July 4, 2020

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Indigenous economics boost our bottom line

Editorial

Hey there, time traveller!
This article was published 22/1/2019 (528 days ago), so information in it may no longer be current.

Manitobans entered the new year with news that Indigenous individuals, businesses and governments injected $9.3 billion into Manitoba’s economy in 2016.

These were the findings offered in a wide-ranging report on Indigenous spending and its effects on the Manitoba economy, authored by researchers at Brandon University, Manitoba Keewatinowi Okimakanak (MKO) and the Southern Chiefs Organization (SCO). The data are, in a word, enlightening.

The report says that in 2016, there were approximately 700 Indigenous businesses and more than 60 governments responsible for creating more than 35,000 jobs and $1.1 billion in salaries, contributing around $2.3 billion to Manitoba’s gross domestic product. This constitutes around four per cent of Manitoba’s total economy.

A gas station on Long Plain First Nation urban reserve helps pump money into the provincial economy. (Ruth Bonneville / Winnipeg Free Press files)

A gas station on Long Plain First Nation urban reserve helps pump money into the provincial economy. (Ruth Bonneville / Winnipeg Free Press files)

In addition, First Nations governments annually generate an estimated $230 million in economic activity for provincial and federal governments and bring in around $400 million in infrastructure spending for roads, construction and work to build urban reserves.

All of this has huge ripples throughout Manitoba. Small-town economies have been saved by First Nations spending. Specific areas of Winnipeg have been economically revitalized by urban reserve development. Some Manitoba industries — such as fishing and tourism — are driven by Indigenous businesses.

As the report states, "Dollar after dollar, First Nations spending strengthens the Manitoba economy."

The report has some gaps. The Métis, for example, were not included, but are major economic players in the province. In September, the Manitoba Metis Federation announced a $154-million deal with the federal government to settle a long-standing land dispute — money that will undoubtedly be invested in this province.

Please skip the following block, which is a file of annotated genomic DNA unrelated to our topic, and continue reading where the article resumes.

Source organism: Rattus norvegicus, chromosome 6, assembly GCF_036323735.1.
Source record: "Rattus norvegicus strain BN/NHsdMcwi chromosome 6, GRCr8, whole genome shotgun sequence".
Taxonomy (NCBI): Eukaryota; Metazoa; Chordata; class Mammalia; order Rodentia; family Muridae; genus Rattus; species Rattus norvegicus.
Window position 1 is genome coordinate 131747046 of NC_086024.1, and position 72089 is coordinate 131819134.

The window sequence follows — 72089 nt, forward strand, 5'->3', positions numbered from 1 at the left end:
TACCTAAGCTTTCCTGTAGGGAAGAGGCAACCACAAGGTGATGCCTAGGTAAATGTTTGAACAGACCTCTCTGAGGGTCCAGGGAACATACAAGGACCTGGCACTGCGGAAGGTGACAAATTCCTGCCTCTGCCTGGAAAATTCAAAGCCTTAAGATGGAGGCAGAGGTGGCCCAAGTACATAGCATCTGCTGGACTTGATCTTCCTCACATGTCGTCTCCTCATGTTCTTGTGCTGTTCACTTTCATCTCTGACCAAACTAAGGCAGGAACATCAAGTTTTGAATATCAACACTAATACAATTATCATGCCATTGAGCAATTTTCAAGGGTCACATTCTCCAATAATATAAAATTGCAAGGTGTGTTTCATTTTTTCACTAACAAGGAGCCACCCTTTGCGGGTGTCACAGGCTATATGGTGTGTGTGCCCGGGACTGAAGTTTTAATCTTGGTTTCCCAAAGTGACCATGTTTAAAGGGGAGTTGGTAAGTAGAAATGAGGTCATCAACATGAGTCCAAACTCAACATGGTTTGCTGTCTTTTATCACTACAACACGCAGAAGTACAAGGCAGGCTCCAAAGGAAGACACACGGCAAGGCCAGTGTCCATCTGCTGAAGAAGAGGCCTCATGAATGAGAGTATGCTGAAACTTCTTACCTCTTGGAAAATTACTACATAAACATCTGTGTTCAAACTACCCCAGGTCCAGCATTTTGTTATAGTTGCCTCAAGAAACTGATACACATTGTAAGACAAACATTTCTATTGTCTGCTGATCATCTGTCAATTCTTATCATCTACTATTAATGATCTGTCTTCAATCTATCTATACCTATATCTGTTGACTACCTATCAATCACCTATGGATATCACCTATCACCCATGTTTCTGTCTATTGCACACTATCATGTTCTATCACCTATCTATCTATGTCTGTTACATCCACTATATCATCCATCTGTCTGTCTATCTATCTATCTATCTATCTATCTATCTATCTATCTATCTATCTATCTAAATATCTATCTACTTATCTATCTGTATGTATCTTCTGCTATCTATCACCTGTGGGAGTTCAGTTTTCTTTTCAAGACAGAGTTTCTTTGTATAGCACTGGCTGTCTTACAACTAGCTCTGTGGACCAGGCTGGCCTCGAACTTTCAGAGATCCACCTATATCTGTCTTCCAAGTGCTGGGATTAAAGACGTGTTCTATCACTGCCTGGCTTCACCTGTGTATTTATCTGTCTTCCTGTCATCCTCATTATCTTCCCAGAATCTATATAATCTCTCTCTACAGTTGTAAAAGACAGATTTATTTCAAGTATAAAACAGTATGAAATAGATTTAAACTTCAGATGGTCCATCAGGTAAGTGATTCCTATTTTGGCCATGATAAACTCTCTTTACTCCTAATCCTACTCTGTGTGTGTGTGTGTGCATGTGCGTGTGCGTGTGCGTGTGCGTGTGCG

This report could help to reverse the mistaken assumption that Indigenous communities pull money from economies. The data show quite the opposite. Indigenous communities are an economic boon for Manitoba, benefiting virtually everyone.

The report suggests that if Indigenous Peoples received the same education and achievement rates as non-Indigenous Peoples, an additional 100,000 jobs and $2.8 billion of gross domestic product would be injected into Manitoba’s economy.

As such, Manitoba is the site of a huge opportunity. While the rest of Canada is experiencing population reductions because of the aging and retirement of baby boomers, Manitoba is not following this trend. There are more children in Manitoba under the age of 15 than seniors over the age of 64. There are also more young people aged 15 to 34 than adults aged 51 to 70.

A graphic from the report titled Indigenous Contributions to the Manitoba Economy released earlier this month. (Supplied)

A graphic from the report titled Indigenous Contributions to the Manitoba Economy released earlier this month. (Supplied)

Who constitutes this growth? Indigenous young people. First Nations people make up 10.5 per cent of Manitoba’s population, but almost 20 per cent of children aged 14 and younger. From 2006 to 2016, Manitoba’s population increased at a rate of 9.5 per cent, while the First Nations population increased by 29.7 per cent. Indigenous youth are Manitoba’s fastest-growing resource potential.

Indigenous youth are Manitoba’s future employees, business owners and the professionals who will make up this province’s future. This isn’t a political point; this is reality. But at the same time, Indigenous youth make up the largest populations in the child welfare system and jails, and still suffer dropout and suicide rates three to four times the national average.

The question is whether lawmakers and politicians will recognize that an investment in Indigenous young people is an investment not just in Indigenous economies, but in the overall fiscal health of the province. The statistics don’t lie. And if the numbers help us confront stereotypes and change the way we think and act, the result will be a stronger Manitoba.

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